– Pour into the dry ingredients and mix to form a firm dough ( i added a drizzle of super reduced balsamic too, but don’t feel it added anything to the cookies)

– Form into 18 even sized balls and place well apart on a greased baking sheet. Flatten slightly with the back of a fork to give a pattern on top.

– Bake for 10-12 minutes.

– Cool briefly on the baking trays before moving to a wire rack.

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Balsamic Roasted Asparagus

It’s the height of the English asparagus season. Since the quality of English asparagus is so good and the season is so short, we’ve been eating asparagus in a myriad of ways – tarts, pasta, salads, even in sandwiches! This, however, has to be one of my favourite ways of cooking asparagus. By roasting the spears you bring out the sweet nuttiness which is then enhanced by the sweet tang of balsamic – utterly divine!

Balsamic Roasted Asparagus (dairy-free, egg-free, nut-free, soya-free, sesame-free, gluten-free, vegetarian and vegan)

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  • 1 bunch asparagus
  • 1 tbsp olive oil
  • 1 tbsp balsamic vinegar
  • Salt and pepper

– Trim the woody ends off the asparagus spears by gently bending and snapping off the tough end
– Place on a baking tray and drizzle with the oil, vinegar and seasoning
– Roast at 220 degrees centigrade/gas mark 7 for 10 to 15 minutes. Serve hot or at room temperature.

Balsamic Tomatoes

These tomatoes make a delicious brunch/lunch when served on a piece of toast. The tomatoes are full of sweet, sticky juice that oozes into crisp, crunchy bread. Also, wonderful served with veggie sausages.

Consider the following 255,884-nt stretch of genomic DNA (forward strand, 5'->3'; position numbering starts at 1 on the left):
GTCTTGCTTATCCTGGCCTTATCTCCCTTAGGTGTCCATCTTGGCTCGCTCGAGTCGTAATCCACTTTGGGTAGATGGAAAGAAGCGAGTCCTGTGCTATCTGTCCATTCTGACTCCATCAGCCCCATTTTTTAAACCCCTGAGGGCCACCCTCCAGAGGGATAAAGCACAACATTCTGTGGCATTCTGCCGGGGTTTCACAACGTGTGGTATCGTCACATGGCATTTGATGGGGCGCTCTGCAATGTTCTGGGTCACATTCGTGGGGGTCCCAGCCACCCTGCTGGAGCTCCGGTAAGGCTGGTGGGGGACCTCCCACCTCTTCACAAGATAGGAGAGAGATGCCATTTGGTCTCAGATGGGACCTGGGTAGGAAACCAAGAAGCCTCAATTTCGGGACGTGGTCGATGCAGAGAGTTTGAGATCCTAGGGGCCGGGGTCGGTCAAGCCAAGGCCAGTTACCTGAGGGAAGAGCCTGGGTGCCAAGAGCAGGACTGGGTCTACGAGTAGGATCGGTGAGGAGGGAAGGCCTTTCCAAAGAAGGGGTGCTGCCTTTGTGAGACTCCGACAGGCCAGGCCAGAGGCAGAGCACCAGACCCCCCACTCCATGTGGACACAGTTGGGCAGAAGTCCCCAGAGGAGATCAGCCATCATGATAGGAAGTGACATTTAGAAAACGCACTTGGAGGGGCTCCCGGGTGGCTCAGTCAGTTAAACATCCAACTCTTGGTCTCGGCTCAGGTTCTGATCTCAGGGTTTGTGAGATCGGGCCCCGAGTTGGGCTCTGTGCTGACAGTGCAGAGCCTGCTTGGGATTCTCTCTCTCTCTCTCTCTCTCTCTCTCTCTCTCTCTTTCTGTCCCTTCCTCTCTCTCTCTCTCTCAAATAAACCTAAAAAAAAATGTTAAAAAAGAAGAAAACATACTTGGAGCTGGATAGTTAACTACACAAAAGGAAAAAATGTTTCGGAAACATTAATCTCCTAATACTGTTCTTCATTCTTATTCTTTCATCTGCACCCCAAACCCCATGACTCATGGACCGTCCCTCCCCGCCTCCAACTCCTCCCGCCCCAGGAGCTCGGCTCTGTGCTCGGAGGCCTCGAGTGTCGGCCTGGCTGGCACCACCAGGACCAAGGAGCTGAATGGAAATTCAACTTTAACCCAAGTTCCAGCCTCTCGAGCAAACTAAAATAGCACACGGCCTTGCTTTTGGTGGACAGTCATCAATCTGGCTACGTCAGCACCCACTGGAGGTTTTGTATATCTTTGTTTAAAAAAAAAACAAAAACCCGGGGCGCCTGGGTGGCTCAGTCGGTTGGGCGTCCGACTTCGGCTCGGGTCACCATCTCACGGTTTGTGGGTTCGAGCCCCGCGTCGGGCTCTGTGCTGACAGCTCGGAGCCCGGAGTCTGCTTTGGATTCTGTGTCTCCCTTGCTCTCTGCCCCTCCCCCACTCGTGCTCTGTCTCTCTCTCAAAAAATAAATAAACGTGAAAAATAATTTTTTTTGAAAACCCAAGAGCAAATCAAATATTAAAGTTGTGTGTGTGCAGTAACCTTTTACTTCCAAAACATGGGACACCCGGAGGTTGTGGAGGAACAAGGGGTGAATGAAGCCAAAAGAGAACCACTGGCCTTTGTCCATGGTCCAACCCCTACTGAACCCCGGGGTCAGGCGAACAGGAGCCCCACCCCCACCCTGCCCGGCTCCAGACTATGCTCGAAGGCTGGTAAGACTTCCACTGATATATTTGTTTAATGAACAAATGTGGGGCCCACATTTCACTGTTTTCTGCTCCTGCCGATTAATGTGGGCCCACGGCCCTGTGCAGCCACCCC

Balsamic Tomatoes (dairy-free, egg-free, nut-free. sesame-free, soya-free, gluten-free, vegetarian and vegan)

serves 1 (multiply as necessary)

  • 1 cup/large handful cherry tomatoes, halved
  • 1 tsp olive oil
  • salt and pepper, to taste
  • 2 tsps balsamic vinegar
  • pinch of sugar
  • a few basil leaves, torn

– Heat the oil in a frying pan and add the tomatoes.

– Season and saute for 5 minutes, until starting to soften and char.

– Sprinkle on the sugar and stir in the balsamic.

– Continue to cook for 1 minute until the juices are sticky.

– Taste and adjust the seasoning.

– Serve scattered with basil leaves

Roasted Green Bean Salad

The next few days will be spent recovering from the festival (I know it was only one night but we made the critical mistake of forgetting it gets extremely cold at 3am, and so didn’t really sleep at all while the children slept happily under all the warm layers!) So, plenty of sleep and eating the healthiest food possible. Lots of light salads and vitamin packed veggies should do the trick….

These roasted green beans are a delight – still a bit crunchy with an intensified flavour, and they make a great salad dish. So simple, but so delicious….

This recipe was inspired by one that appears in The Moosewood Cookbook

Roasted Green Bean Salad (dairy-free, egg-free, nut-free, sesame-free, soya-free, gluten-free, vegetarian and vegan)

  • 200g fresh green (French) beans
  • a good drizzle of extra virgin olive oil
  • 1/2 red onion, finely sliced
  • salt and pepper
  • 2 tsps balsamic vinegar
  • handful of pine nuts or sunflower seeds, toasted

– Preheat the oven to 200 degrees Centigrade/Gas Mark 5

– Top and tail the green beans and place in a baking tray.

– Add the sliced onions.

– Drizzle with the olive oil and season. Toss well.

– Roast for 30-40 minutes, until cooked through and looking roasted

– Place in a bowl and toss with the balsamic vinegar. Check seasoning.

– Scatter with toasted sunflower seeds/pine nuts